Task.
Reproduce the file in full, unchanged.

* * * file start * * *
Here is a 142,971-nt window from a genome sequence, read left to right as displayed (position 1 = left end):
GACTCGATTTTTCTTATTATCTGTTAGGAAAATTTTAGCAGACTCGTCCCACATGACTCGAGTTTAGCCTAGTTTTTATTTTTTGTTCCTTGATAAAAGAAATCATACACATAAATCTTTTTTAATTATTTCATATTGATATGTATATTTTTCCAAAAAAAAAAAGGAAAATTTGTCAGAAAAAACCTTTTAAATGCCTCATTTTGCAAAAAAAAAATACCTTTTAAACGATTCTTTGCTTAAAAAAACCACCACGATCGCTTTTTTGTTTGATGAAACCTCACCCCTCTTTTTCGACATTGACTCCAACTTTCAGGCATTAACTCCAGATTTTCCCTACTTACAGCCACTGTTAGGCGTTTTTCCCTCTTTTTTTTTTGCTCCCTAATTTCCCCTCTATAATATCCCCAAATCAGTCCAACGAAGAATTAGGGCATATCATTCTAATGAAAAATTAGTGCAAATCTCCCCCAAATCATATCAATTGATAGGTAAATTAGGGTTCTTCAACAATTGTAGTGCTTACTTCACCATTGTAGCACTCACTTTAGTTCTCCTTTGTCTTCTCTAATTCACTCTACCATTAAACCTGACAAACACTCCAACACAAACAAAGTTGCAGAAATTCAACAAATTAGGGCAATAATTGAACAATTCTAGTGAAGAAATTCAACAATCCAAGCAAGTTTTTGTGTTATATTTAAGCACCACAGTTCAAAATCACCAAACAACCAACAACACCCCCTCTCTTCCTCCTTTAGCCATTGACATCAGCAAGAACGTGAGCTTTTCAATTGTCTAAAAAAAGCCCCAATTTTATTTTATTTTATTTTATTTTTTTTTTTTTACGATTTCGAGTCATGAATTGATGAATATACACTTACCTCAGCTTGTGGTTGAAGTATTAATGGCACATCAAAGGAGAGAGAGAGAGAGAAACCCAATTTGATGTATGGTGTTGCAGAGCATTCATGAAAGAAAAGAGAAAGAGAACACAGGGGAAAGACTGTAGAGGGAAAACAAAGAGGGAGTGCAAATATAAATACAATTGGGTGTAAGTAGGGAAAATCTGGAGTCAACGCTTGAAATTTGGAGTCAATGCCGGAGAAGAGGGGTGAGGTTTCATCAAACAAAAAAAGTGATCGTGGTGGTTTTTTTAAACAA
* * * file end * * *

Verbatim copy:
Here is a 142,971-nt window from a genome sequence, read left to right as displayed (position 1 = left end):
GACTCGATTTTTCTTATTATCTGTTAGGAAAATTTTAGCAGACTCGTCCCACATGACTCGAGTTTAGCCTAGTTTTTATTTTTTGTTCCTTGATAAAAGAAATCATACACATAAATCTTTTTTAATTATTTCATATTGATATGTATATTTTTCCAAAAAAAAAAAGGAAAATTTGTCAGAAAAAACCTTTTAAATGCCTCATTTTGCAAAAAAAAAATACCTTTTAAACGATTCTTTGCTTAAAAAAACCACCACGATCGCTTTTTTGTTTGATGAAACCTCACCCCTCTTTTTCGACATTGACTCCAACTTTCAGGCATTAACTCCAGATTTTCCCTACTTACAGCCACTGTTAGGCGTTTTTCCCTCTTTTTTTTTTGCTCCCTAATTTCCCCTCTATAATATCCCCAAATCAGTCCAACGAAGAATTAGGGCATATCATTCTAATGAAAAATTAGTGCAAATCTCCCCCAAATCATATCAATTGATAGGTAAATTAGGGTTCTTCAACAATTGTAGTGCTTACTTCACCATTGTAGCACTCACTTTAGTTCTCCTTTGTCTTCTCTAATTCACTCTACCATTAAACCTGACAAACACTCCAACACAAACAAAGTTGCAGAAATTCAACAAATTAGGGCAATAATTGAACAATTCTAGTGAAGAAATTCAACAATCCAAGCAAGTTTTTGTGTTATATTTAAGCACCACAGTTCAAAATCACCAAACAACCAACAACACCCCCTCTCTTCCTCCTTTAGCCATTGACATCAGCAAGAACGTGAGCTTTTCAATTGTCTAAAAAAAGCCCCAATTTTATTTTATTTTATTTTATTTTTTTTTTTTTACGATTTCGAGTCATGAATTGATGAATATACACTTACCTCAGCTTGTGGTTGAAGTATTAATGGCACATCAAAGGAGAGAGAGAGAGAGAAACCCAATTTGATGTATGGTGTTGCAGAGCATTCATGAAAGAAAAGAGAAAGAGAACACAGGGGAAAGACTGTAGAGGGAAAACAAAGAGGGAGTGCAAATATAAATACAATTGGGTGTAAGTAGGGAAAATCTGGAGTCAACGCTTGAAATTTGGAGTCAATGCCGGAGAAGAGGGGTGAGGTTTCATCAAACAAAAAAAGTGATCGTGGTGGTTTTTTTAAACAA